Four steps in persuasive communication at work - Cutting Edge PR ...

In the professional world, being able to convince and persuade other people is a crucial skill to have. You’ll be needing it often, especially when trying to convince others (like peers, colleagues, coworkers, or bosses) to think through your ideas or suggestions. By being able to speak persuasively, you’ll be more successful in unifying people through your ideas and getting others to support you.

If you want to be more persuasive when speaking in front of an audience, try using the following techniques.

1. Know your goals before you start speaking.

Struggling to figure out what to say or forgetting the point you were trying to make is definitely awkward, and if you’re talking to a larger audience it can become incredibly problematic. As such, regardless of who you plan on talking to, make sure that you’ve thought about the goal of what you want to say as well as how you plan on getting there.

That way, you’ll speak clearer and with more confidence in what you’re saying. Not only that, but since you know what you want to say and the main point you want to make, you can focus on reading your audience and preparing for any of their questions or responses.

2. Understand your audience and their needs.

Addressing the wants and needs of your audience comes first and foremost when trying to achieve effective persuasive communication. After all, they are the people you are trying to persuade.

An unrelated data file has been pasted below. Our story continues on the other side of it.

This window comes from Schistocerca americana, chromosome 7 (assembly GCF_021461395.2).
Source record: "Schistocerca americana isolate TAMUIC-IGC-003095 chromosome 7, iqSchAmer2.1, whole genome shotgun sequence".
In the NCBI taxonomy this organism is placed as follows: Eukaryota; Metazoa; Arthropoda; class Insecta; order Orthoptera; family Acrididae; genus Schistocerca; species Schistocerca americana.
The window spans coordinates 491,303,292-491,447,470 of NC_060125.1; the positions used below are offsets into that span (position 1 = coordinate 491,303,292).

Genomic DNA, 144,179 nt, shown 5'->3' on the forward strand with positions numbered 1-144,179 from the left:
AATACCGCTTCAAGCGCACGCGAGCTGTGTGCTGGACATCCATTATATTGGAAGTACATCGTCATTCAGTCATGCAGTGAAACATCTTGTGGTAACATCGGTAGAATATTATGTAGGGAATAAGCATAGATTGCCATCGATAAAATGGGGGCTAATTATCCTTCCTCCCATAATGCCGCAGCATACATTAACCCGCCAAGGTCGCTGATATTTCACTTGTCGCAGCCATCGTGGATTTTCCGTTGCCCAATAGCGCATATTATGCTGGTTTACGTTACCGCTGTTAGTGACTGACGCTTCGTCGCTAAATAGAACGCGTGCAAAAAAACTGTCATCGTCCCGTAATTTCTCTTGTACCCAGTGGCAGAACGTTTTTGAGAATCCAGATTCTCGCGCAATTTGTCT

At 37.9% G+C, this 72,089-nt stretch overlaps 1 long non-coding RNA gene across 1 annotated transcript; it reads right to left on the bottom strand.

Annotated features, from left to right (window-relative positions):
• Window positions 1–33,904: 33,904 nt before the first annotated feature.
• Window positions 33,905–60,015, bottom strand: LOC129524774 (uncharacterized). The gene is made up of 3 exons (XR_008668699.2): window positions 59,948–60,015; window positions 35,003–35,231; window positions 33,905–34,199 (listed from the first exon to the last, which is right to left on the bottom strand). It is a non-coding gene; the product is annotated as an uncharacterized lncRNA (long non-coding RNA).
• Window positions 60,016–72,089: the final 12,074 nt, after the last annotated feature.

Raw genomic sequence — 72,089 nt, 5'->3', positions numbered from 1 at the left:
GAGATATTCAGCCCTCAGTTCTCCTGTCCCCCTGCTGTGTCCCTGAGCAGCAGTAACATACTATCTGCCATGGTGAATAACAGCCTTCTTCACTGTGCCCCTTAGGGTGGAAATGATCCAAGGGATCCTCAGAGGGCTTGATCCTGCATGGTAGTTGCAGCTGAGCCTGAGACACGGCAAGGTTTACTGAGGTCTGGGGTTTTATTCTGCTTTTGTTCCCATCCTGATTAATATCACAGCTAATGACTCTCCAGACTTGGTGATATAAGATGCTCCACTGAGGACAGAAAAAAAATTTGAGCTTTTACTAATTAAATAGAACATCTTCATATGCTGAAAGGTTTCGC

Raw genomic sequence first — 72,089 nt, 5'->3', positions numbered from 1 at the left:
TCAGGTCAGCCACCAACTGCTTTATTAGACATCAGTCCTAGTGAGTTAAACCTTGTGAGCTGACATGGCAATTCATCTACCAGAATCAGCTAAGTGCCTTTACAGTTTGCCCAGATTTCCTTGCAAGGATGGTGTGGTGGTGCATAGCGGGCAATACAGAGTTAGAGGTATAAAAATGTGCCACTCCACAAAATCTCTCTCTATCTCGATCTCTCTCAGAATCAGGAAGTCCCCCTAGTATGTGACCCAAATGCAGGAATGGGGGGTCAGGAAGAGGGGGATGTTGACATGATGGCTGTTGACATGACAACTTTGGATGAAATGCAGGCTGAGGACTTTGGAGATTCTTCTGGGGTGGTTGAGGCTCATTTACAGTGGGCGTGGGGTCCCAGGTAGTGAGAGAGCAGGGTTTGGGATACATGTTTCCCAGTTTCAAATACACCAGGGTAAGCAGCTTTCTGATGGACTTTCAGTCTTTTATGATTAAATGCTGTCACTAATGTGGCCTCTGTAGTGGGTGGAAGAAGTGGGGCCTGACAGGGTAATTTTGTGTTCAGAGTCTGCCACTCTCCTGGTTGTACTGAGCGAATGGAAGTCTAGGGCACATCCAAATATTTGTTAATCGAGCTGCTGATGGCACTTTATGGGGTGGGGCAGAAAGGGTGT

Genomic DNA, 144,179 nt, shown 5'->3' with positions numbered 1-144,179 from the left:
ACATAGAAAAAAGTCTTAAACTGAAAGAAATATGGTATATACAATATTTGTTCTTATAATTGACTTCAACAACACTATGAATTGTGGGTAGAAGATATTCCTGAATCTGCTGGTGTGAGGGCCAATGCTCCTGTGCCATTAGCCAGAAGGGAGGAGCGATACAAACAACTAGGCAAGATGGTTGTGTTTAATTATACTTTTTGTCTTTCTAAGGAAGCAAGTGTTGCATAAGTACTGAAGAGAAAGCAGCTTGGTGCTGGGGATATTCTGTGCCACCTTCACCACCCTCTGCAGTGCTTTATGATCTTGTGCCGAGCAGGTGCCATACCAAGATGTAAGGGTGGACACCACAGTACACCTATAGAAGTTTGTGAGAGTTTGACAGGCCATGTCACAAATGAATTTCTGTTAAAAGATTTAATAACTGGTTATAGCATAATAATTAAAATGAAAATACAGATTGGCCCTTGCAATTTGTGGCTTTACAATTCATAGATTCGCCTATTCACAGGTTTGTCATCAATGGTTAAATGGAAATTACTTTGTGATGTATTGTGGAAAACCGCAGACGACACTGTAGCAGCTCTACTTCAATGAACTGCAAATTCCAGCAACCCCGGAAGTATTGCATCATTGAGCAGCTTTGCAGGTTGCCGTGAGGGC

While what you’re saying is important, being able to address the concerns and desires of your audience – what they find important – will make them more interested and open to your message. This is critical, as you can now dive deeper into your ideas and get them on your side.

Before planning out your presentation or meeting, consider the issues or concerns that your audience might be thinking about. How will you address the issues that they care about? What will get them to listen to and/or support your viewpoint?

3. Grab the attention of your audience.

The first step in persuading your audience is showing them that what you’re saying is worth listening to. Using relevant stories or experiences that demonstrate your point can be effective here. Depending on the topic of your presentation or meeting, you could also choose to give a shocking fact that will get them to pay attention and listen.

Whatever you plan on talking about, it will go much more smoothly if your audience is listening closely from the beginning.

4. Use evidence and experiences to demonstrate credibility.

In the professional world and in day-to-day life, people are shown to listen more to a person of authority – this can either be authority over them (e.g. boss) or authority in one’s own field. As such, you’ll have better chances of persuading your audience on topics you have direct knowledge or experience in. Additionally, make sure to bring a lot of evidence for the claims you want to prove, as your audience will be more receptive when you do so.

5. Speak with your own voice.

You might be reading this and scratching your head – that’s how we all present, isn’t it? Using our own voice? Well, many people tend to forget this when they haven’t prepared enough before going up to speak. As such, their tone is not relaxed and their voice is not authentic, which makes it harder for people to hear them out.